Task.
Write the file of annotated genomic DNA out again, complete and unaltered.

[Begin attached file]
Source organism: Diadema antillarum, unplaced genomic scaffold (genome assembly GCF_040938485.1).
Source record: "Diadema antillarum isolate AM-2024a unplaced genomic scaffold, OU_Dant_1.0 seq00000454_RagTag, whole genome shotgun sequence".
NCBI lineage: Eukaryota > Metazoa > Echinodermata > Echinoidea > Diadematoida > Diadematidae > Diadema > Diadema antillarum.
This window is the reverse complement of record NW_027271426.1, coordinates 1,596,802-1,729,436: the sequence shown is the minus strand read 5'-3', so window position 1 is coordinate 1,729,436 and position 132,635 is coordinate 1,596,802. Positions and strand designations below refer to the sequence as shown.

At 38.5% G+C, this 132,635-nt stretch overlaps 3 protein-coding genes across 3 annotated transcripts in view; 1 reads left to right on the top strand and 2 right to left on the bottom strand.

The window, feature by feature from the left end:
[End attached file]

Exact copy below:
Source organism: Diadema antillarum, unplaced genomic scaffold (genome assembly GCF_040938485.1).
Source record: "Diadema antillarum isolate AM-2024a unplaced genomic scaffold, OU_Dant_1.0 seq00000454_RagTag, whole genome shotgun sequence".
NCBI lineage: Eukaryota > Metazoa > Echinodermata > Echinoidea > Diadematoida > Diadematidae > Diadema > Diadema antillarum.
This window is the reverse complement of record NW_027271426.1, coordinates 1,596,802-1,729,436: the sequence shown is the minus strand read 5'-3', so window position 1 is coordinate 1,729,436 and position 132,635 is coordinate 1,596,802. Positions and strand designations below refer to the sequence as shown.

At 38.5% G+C, this 132,635-nt stretch overlaps 3 protein-coding genes across 3 annotated transcripts in view; 1 reads left to right on the top strand and 2 right to left on the bottom strand.

The window, feature by feature from the left end: